Former apple orchardist Boyd Collins is waiting to decide if he will take Indigo Council to court over a decision to refuse a permit to mine water from his Stanley property.
Councillors this week voted down his application to extract 19 megalitres of groundwater per year, taking a moral stand against the practice they feared could deprive agriculture land of precious water.
“I’m still weighing up my odds,” Mr Boyd told The Border Mail when asked if he would mount a legal challenge of the decision.
The Victorian Civil and Administrative Tribunal previously dismissed a 2015 challenge to Tim Carey’s water extraction permit on another Stanley property.
Mr Boyd attended those previous court hearings.
“The precedent has been set at VCAT … if they (Indigo Council) are going back to VCAT, I think it’s a silly decision,” he said.
“It’s probably going to cost more than they think.”
A report presented to councillors this week warned the decision on water extraction rested with Goulburn-Murray Water.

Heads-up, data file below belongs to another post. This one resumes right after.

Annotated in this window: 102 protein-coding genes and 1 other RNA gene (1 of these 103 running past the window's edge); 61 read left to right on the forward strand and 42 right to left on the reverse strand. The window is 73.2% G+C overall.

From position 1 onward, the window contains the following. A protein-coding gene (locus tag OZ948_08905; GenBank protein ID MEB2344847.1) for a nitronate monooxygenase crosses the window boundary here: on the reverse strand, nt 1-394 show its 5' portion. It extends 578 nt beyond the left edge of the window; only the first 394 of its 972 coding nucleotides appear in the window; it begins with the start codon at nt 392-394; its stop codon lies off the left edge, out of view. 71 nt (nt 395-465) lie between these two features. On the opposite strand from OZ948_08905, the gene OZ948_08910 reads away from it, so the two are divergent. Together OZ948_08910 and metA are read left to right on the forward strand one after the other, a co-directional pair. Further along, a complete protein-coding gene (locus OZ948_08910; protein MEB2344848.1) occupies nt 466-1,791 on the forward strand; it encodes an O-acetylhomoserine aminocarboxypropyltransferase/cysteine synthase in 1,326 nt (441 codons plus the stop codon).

Objectors had raised concerns about the impact of 500 extra tanker loads per year using roads in and out of the property.
“If they had any brains they would have OK’d it, but people power is pretty strong,” Mr Collins said.
He said the objections were “a load of rubbish” and council discussions on Tuesday night were “a damn shambles” led by a “Green mayor” in Jenny O’Connor he claimed was trying to leverage her political standing.
Cr O’Connor told the meeting she wanted to take a stand with the Stanley community against water extraction.
Mr Collins no longer grows apples on his property, saying it was a costly business.
“(Water extraction) will probably secure my next generation of farming on this property because I’ve stopped growing apples,” he said. “It’s just a matter of getting permission.”